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By By Rachel Elbaum and Rachel Elbaum
Prince William, Duke of Cambridge, feeds a 5-year-old black rhino called Zawadi on a visit to a wildlife park in Kent on June 6. Zawadi and two other captive-born black rhinos were sent to Mkomazi National Park in Tanzania to breed and help boost the local rhino population.Chris Jackson / AFP - Getty Images

Prince William spoke out on Monday against illegal rhinoceros poaching and warned that if action isn’t quickly taken, they could soon be extinct.

The rhino is one of “the most heavily poached animals in the world and if we don’t do something about them it will be a tragic loss for everyone,” he told the BBC in an interview on Monday.

He made the comments as three black rhinos were transported from a UK wildlife park to Tanzania in the hopes that they will breed and increase the population there.

Poachers are a continual threat to African rhinos. Their horns are in high demand in China and other parts of the Far East where it is believed that they can cure a variety of illnesses and conditions.

The prince called illegal poachers “extremely ignorant, selfish and wrong," adding, "It makes me very angry. It’s a waste.”

In the past five years there has been an escalation in the poaching of rhinoceros and elephants in Africa, with up to two rhinos a day being killed, according to the Tusk Trust, a U.K.-based charity which aims to conserve wildlife in Africa. There are around 4,880 black rhinos in Africa, according to the latest figures from the World Wildlife Federation. In 2011, 19 black rhinos were illegally killed in South Africa alone.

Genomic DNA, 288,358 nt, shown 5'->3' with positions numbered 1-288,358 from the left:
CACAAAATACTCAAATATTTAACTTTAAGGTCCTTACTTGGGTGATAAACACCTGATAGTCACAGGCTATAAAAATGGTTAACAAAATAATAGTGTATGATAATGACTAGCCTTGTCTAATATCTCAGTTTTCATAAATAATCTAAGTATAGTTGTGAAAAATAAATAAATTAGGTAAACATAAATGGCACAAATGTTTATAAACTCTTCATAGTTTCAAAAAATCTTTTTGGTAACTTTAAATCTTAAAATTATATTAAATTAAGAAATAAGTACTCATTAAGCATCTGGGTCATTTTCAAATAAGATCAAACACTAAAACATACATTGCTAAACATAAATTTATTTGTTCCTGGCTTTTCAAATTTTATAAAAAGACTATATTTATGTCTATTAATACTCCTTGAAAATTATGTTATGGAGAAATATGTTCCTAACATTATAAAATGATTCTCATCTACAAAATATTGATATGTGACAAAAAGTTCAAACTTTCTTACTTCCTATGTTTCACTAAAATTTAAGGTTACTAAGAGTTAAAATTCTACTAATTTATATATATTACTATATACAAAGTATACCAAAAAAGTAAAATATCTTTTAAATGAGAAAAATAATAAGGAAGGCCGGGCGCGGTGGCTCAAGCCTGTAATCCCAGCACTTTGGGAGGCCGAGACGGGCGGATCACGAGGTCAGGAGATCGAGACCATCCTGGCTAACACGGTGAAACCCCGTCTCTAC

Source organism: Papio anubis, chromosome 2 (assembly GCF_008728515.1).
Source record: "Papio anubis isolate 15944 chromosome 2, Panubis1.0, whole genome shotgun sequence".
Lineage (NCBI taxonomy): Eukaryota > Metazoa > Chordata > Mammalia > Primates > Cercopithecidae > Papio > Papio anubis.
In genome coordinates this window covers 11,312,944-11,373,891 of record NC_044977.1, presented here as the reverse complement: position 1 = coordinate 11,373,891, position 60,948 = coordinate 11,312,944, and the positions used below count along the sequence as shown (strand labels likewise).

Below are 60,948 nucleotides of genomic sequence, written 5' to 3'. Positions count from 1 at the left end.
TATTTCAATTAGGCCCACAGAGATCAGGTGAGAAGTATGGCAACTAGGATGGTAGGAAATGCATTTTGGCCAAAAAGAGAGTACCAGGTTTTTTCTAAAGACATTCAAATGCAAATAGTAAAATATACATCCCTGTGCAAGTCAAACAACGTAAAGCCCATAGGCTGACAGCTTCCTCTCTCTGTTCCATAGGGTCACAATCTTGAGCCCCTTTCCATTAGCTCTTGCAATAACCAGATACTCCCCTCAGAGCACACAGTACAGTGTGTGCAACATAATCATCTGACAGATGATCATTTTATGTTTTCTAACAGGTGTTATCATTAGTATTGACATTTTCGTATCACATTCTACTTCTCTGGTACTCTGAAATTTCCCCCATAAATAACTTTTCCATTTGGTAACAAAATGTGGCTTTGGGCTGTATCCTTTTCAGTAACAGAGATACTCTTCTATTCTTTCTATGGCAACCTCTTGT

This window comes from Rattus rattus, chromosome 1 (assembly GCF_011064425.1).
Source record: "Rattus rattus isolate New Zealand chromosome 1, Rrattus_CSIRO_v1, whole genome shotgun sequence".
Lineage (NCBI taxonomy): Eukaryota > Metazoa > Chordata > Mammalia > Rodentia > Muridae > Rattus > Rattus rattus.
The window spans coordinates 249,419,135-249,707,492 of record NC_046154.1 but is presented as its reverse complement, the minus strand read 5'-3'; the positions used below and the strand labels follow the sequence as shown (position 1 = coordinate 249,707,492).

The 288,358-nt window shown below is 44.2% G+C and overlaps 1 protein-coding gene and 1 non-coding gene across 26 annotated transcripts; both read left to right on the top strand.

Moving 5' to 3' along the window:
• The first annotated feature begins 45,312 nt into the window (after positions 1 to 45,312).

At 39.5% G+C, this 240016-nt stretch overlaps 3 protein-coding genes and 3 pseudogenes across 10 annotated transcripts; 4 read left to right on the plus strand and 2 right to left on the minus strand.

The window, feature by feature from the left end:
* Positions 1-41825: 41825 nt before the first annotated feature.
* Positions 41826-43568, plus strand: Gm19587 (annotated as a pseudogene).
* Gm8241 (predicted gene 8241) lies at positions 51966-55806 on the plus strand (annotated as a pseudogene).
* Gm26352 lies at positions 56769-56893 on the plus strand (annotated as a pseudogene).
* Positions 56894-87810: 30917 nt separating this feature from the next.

“My message to [people who buy rhino horn] is that we stop,” said the prince. “It’s a message about educating people and understanding that when you buy that rhino horn or ivory, you are taking this from an animal that has been slaughtered for this decorative ornament you have on your mantle piece at home. Is that really what you desire and what you think is right in the world?”

Prince William has long supported the Tusk Trust and visited Botswana with his brother, Prince Harry, on their first joint overseas tour.

"The Duke of Cambridge has managed to raise the profile of the poaching crisis in a way that no other person can," Charlie Mayhew, CEO of Tusk, told


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